When Judge Charles Brown disallowed evidence collected under search warrants in Heath White’s case, he gave an Aug. 6 deadline for the state to file a brief as to why that evidence should be allowed; Assistant Attorney General Jonathan Gardner filed a brief and response Aug. 2.
In it, the state protests Brown’s July 26 ruling to suppress evidence gathered with search warrants obtained by State Police in the felony case against Torrance County magistrate judge, and former sheriff, Heath White.
The AG’s office argued that it is “improper for the court to decide a suppression issue at a preliminary hearing. … The court would be acting outside the Rules of Criminal Procedure and that the Court’s ruling would be incorrect.”
The purpose of a preliminary hearing is to show that there is probable cause that a crime has been committed and that the defendant committed it.
White is charged with felony embezzlement, fraud, possession of stolen property, misuse of public funds, falsifying public vouchers, solicitation to falsify public vouchers and an official act to directly enhance his position.
Photographs of material evidence gathered at White’s home, using one of those search warrants, include firearms, firearm parts, rifle scopes, a welder, a grinder, a drone, and more, was entered into evidence during White’s preliminary hearing.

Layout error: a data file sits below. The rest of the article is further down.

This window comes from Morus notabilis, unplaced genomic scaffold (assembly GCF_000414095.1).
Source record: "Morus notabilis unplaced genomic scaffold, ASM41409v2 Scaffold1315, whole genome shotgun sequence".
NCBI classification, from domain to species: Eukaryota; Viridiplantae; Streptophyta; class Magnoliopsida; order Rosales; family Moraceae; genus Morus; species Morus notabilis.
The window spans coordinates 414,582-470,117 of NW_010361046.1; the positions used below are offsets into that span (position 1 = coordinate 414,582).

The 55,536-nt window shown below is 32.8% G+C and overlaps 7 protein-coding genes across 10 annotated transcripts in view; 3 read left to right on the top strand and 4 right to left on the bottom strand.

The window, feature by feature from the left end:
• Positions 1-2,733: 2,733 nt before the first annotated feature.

Another search warrant obtained by State Police for White’s vehicle discovered auto parts, photographed and entered into evidence at the hearing, and claimed by the state to have been obtained illegally with county funds.
White’s attorney Sam Bregman said White had been trying unsuccessfully to return county property during his transition from sheriff to judge following the November 2018 election.
Brown said July 26 that if the judge who issued the warrants had known of White’s attempts to return the property, he would not have issued the warrants. He said there were, “material omissions and misstatements” in the application for the warrants by State Police investigators.
The response by Gardner denies such omissions and misstatements.
The response also says that Brown did not show “proper deference” to the judge who issued the warrants.
The state also referenced a prompt by Brown to Bregman, to enter an oral motion to suppress the evidence obtained under the search warrants. Brown’s prompting came after he had ruled to suppress the evidence and subsequently allowed the state time to file a brief on the issue.
Bregman was also given until Aug. 13 to reply to the state’s response. Brown will rule on the issue afterwards. Brown’s ruling on the admissibility of the evidence is held in abeyance until then.
Efforts by The Independent to contact Bregman and the AG’s office for comment have not been successful.